Teachers are Irreplaceable: Teachers express their thoughts on digital learning

UCF alumna and teacher, Alison Augustyni, teaches five students in her classroom and 14 students virtually. 

Teachers everywhere are trying to adapt to remote and distance learning while keeping up with their personal lives. 

“Being a teacher, you have a very important job to society,” UCF alumna Alison Augustyni said. “You get to directly affect the community that you are in and that you serve. The reason why I became a teacher is because education is important and every child should have access to a quality education. Education is power.”

Augustyni is a fifth grade elementary school teacher in Orange County. She graduated from UCF in May 2018 with a degree in elementary education. Augustyni said she was always comfortable working with children since high school and college when she coached gymnastics and cheerleading. She said being with kids is something she always had confidence in and knew she would love to do it as a career. 

Teachers are Irreplaceable: Teachers express their thoughts on digital learning

UCF alumna and teacher, Alison Augustyni is masked up and ready to teach her class. 

Augustyni said when she found out she had to teach remotely she was nervous, however, she was able to adapt and teach a hybrid class that consists of five students in the classroom and 14 students online. She said the hardest part about teaching students through digital learning is when the students won’t turn on their laptop camera. 

“I can reinforce it, I can remind them a hundred times and if they don’t want to turn it on, they’re not going to turn it on,” Augustyni said. 

Augustyni said she had to figure out different ways to keep the students engaged. She said she hopes the UCF education department is tailoring their curriculum because the future teachers need to be prepared for the new norms of digital learning. 

“The curriculum that they taught us was very traditional, paper-based but nothing was ever taught like, oh you can use this piece of technology to do this or did you know you can do this on your laptop, or do you know this educational program on your computer,” Augustyni said.

Taylar Wenzel, professor of elementary education, said the education department at UCF has always had instruction in educational technology. She said she thinks that the students graduating this year are now more equipped with digital learning than those who graduated in previous years. 

Wenzel said in each of their courses they have modified the curriculum, they  added a module in their reading practicum course of how to assess a student in reading remotely. She said they also added a clinical experience in their course which is a virtual book club to engage with kids through digital learning.

“Our students have the opportunity to meet with children for four weeks every Wednesday afternoon and to plan engaging instruction in a virtual setting,” Wenzel said. “We use zoom, guided books for that lesson and each of the teacher candidates plan their own small group activities with children based on their interests.”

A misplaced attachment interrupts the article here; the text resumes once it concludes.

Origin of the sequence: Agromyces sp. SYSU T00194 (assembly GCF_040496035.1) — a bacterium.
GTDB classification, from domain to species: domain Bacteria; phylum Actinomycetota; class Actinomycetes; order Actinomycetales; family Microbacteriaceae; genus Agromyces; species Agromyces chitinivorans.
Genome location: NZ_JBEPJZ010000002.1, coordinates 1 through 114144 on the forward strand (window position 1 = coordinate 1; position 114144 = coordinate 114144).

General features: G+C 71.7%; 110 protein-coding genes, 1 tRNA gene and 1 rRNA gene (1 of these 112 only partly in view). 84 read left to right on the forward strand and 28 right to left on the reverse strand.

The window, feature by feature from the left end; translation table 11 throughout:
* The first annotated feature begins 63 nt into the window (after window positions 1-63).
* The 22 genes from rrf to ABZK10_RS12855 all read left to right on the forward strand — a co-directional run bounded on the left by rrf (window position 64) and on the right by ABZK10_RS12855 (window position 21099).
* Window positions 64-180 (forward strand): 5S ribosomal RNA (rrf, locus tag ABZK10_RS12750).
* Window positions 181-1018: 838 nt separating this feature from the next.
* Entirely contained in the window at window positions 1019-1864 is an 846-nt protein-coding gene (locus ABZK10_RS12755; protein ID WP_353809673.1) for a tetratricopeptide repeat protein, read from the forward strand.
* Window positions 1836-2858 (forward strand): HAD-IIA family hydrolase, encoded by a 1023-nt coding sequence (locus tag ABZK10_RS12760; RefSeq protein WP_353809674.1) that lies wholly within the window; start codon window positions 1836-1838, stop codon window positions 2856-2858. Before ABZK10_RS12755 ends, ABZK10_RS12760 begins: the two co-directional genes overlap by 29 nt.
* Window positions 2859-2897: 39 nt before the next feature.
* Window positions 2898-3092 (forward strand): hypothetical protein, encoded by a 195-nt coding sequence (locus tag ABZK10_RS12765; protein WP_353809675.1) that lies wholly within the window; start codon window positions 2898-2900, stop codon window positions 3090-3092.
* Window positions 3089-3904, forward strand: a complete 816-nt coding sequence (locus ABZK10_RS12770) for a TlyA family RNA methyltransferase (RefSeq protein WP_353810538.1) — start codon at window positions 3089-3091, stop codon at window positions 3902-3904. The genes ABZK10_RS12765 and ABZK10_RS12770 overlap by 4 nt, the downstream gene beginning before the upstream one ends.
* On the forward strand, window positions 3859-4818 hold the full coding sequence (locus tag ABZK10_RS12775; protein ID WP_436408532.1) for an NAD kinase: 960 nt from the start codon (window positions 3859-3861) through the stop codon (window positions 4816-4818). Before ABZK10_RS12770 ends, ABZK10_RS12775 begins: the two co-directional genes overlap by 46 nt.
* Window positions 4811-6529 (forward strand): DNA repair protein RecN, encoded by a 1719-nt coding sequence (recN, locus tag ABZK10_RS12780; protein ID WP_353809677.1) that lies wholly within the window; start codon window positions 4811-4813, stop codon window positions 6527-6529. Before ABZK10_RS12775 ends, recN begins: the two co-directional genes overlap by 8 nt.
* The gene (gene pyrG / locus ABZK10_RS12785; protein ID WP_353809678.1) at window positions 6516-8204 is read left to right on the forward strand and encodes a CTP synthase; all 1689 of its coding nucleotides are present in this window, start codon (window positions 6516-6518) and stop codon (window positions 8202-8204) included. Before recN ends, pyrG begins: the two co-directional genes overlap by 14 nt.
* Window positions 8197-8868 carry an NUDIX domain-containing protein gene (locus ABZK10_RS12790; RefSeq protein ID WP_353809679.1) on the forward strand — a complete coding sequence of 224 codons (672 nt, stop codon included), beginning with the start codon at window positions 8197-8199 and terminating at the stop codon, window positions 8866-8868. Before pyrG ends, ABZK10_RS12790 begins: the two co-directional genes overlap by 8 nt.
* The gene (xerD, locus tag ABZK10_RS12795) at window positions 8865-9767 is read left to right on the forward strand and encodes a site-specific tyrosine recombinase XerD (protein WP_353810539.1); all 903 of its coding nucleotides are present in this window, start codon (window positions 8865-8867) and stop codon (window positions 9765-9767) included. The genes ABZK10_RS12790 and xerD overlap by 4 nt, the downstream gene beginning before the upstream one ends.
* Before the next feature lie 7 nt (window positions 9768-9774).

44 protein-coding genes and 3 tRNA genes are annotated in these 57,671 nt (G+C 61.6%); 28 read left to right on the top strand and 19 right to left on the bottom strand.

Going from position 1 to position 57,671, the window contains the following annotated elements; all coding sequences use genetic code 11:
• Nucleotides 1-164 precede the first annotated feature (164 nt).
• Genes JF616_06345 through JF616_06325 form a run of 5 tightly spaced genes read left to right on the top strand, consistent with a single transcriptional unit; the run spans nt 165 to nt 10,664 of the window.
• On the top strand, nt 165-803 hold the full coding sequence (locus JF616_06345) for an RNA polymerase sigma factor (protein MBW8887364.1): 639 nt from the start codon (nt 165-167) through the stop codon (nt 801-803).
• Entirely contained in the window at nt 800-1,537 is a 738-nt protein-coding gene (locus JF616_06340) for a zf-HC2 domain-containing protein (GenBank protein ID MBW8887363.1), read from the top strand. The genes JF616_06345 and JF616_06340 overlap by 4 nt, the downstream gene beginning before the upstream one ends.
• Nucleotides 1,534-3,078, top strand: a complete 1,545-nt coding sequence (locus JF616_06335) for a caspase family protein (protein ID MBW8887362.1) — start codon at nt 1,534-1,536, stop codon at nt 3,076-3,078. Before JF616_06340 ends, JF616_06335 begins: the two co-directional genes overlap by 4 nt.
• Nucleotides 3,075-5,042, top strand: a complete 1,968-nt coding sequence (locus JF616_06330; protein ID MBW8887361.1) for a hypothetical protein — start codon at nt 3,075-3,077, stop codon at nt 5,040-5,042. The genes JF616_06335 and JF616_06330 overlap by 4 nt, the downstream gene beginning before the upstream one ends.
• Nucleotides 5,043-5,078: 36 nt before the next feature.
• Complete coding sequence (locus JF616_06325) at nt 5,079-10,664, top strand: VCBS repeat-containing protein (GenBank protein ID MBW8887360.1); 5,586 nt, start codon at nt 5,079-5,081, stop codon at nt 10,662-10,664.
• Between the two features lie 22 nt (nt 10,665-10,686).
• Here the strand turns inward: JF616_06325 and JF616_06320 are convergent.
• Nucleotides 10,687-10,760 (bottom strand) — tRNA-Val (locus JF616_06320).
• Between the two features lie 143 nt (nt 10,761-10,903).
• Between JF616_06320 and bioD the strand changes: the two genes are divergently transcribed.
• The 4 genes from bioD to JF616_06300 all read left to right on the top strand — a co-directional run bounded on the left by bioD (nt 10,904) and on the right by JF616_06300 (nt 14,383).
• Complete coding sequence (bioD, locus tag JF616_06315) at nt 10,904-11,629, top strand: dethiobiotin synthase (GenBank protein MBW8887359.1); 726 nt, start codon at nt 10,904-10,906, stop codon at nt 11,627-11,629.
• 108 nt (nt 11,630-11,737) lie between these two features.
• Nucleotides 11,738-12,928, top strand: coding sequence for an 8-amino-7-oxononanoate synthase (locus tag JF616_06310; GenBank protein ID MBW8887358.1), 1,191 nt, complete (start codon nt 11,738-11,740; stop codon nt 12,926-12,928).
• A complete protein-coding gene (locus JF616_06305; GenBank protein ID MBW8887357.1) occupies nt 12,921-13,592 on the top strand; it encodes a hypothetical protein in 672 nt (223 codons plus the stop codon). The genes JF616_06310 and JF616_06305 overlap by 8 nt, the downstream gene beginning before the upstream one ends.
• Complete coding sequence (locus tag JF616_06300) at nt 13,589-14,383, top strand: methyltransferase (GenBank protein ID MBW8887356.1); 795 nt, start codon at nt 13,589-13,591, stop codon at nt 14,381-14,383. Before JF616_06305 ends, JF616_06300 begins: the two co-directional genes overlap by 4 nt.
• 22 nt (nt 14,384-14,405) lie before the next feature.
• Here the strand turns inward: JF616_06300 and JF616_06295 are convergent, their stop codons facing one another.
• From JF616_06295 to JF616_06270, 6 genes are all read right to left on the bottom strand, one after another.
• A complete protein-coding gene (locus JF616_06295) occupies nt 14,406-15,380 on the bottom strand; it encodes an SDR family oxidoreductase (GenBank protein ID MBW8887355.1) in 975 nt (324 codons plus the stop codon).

Wenzel said she and other educational professors at UCF have identified some courses that they will revise to have an emphasis on remote learning. 

UCF alumna Madison Daniel said she is grateful that she is still teaching, however teaching remotely isn’t the same as teaching in person. 

Daniel is a dance teacher at Midway Elementary in Seminole County. She graduated from UCF in Dec. of 2017 with a degree in communication sciences and disorders and a minor in dance. She said after she graduated college she didn’t have a job for six months and during that time she applied to be a dance teacher for Midway Elementary.

Daniel is a sixth-generation teacher in her family and teaches dance to students starting in kindergarten up until fifth grade. She said she loves to teach her students how to express their emotions through dance. 

Now with the pandemic, Daniel is teaching digital learning through Seminole County Virtual School. She is instructing five different classes of physical fitness to various students in different schools and grade levels. 

Daniel said one of the reasons why she became a teacher is when her brother got diagnosed with cancer. Daniel moved back home to help take care of her family and help pay for medical bills.  

“I genuinely want to change the world,” Daniel said. “I know that may sound cliché or funny, but I feel like that’s the whole reason why people become teachers in the first place.”

Daniel said she thinks this pandemic has made everybody more hyper aware of everything and one of her challenges she said is having to tell students constantly about doing their assignments while teaching virtually. 

“What makes teaching fun is seeing that direct impact,” Daniel said. “Being able to hug them, being able to congratulate them when they do something really well, being able to push them forward. They give me life. They hug you and tell you they love you.”

Daniel said the pandemic has made her more appreciative of what she has. She said with everything that has happened throughout the pandemic, it has shown everyone how much they really need to invest in education and how important teachers are. Daniel said this year has changed everybody’s mindset and has shown how important human connection and human communication is.

“Nothing can replace a teacher,” Daniel said. “It doesn’t matter if it's a robot, it doesn’t matter if it’s a Zoom call, a webcam, whatever it is nothing will ever be able to replace a teacher.”

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